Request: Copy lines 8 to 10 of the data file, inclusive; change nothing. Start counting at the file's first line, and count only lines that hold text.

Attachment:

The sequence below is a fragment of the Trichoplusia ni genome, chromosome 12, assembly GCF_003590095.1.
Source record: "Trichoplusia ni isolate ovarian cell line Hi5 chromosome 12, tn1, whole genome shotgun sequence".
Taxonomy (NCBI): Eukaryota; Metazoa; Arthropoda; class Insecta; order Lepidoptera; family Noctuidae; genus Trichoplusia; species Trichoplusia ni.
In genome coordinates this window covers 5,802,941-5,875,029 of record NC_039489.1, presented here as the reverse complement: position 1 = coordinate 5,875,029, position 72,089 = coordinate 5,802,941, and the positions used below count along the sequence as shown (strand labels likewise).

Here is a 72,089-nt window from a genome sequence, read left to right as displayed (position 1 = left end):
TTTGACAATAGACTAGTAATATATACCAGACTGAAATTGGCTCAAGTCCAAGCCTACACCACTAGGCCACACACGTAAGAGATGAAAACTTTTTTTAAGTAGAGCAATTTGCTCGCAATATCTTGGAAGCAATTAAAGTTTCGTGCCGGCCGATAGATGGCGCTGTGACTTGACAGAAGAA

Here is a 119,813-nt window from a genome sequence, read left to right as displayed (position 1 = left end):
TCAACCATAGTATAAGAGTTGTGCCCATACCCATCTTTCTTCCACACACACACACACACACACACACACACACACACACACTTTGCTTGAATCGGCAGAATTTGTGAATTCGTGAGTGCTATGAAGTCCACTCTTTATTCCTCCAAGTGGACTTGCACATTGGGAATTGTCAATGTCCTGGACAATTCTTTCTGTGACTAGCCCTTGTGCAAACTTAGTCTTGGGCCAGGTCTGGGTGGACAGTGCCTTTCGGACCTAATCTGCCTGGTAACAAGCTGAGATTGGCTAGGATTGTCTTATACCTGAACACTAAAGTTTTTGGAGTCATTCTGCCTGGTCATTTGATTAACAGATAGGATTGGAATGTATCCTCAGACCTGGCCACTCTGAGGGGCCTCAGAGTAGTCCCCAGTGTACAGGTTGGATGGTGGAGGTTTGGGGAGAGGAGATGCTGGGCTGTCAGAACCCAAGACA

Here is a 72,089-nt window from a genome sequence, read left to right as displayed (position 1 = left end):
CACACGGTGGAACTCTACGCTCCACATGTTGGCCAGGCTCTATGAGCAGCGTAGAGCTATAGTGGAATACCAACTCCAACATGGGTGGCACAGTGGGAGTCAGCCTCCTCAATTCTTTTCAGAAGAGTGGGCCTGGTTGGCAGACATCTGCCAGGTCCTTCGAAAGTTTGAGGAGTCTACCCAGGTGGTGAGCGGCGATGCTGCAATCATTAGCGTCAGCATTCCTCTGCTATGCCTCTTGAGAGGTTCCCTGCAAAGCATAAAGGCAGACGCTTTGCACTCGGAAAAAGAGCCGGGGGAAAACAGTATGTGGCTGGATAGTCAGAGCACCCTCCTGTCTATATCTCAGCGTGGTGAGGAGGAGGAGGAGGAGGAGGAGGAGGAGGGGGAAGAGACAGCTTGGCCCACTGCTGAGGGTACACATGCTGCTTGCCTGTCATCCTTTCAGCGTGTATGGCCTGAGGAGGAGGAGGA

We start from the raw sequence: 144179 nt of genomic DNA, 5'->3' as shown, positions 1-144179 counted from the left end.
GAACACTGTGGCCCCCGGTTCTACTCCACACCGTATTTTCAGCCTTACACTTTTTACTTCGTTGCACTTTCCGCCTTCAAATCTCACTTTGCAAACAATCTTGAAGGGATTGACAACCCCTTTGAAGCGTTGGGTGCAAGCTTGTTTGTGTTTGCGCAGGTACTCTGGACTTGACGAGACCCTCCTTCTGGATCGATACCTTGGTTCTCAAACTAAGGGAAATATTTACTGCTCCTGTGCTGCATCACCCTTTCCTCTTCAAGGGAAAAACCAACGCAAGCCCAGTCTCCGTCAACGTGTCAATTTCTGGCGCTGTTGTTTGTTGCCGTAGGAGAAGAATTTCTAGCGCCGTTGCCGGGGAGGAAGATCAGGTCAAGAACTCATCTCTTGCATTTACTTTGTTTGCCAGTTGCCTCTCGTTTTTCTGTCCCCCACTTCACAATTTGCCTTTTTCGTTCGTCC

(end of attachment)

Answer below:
TCAACCATAGTATAAGAGTTGTGCCCATACCCATCTTTCTTCCACACACACACACACACACACACACACACACACACACACTTTGCTTGAATCGGCAGAATTTGTGAATTCGTGAGTGCTATGAAGTCCACTCTTTATTCCTCCAAGTGGACTTGCACATTGGGAATTGTCAATGTCCTGGACAATTCTTTCTGTGACTAGCCCTTGTGCAAACTTAGTCTTGGGCCAGGTCTGGGTGGACAGTGCCTTTCGGACCTAATCTGCCTGGTAACAAGCTGAGATTGGCTAGGATTGTCTTATACCTGAACACTAAAGTTTTTGGAGTCATTCTGCCTGGTCATTTGATTAACAGATAGGATTGGAATGTATCCTCAGACCTGGCCACTCTGAGGGGCCTCAGAGTAGTCCCCAGTGTACAGGTTGGATGGTGGAGGTTTGGGGAGAGGAGATGCTGGGCTGTCAGAACCCAAGACA

Here is a 72,089-nt window from a genome sequence, read left to right as displayed (position 1 = left end):
CACACGGTGGAACTCTACGCTCCACATGTTGGCCAGGCTCTATGAGCAGCGTAGAGCTATAGTGGAATACCAACTCCAACATGGGTGGCACAGTGGGAGTCAGCCTCCTCAATTCTTTTCAGAAGAGTGGGCCTGGTTGGCAGACATCTGCCAGGTCCTTCGAAAGTTTGAGGAGTCTACCCAGGTGGTGAGCGGCGATGCTGCAATCATTAGCGTCAGCATTCCTCTGCTATGCCTCTTGAGAGGTTCCCTGCAAAGCATAAAGGCAGACGCTTTGCACTCGGAAAAAGAGCCGGGGGAAAACAGTATGTGGCTGGATAGTCAGAGCACCCTCCTGTCTATATCTCAGCGTGGTGAGGAGGAGGAGGAGGAGGAGGAGGAGGAGGGGGAAGAGACAGCTTGGCCCACTGCTGAGGGTACACATGCTGCTTGCCTGTCATCCTTTCAGCGTGTATGGCCTGAGGAGGAGGAGGA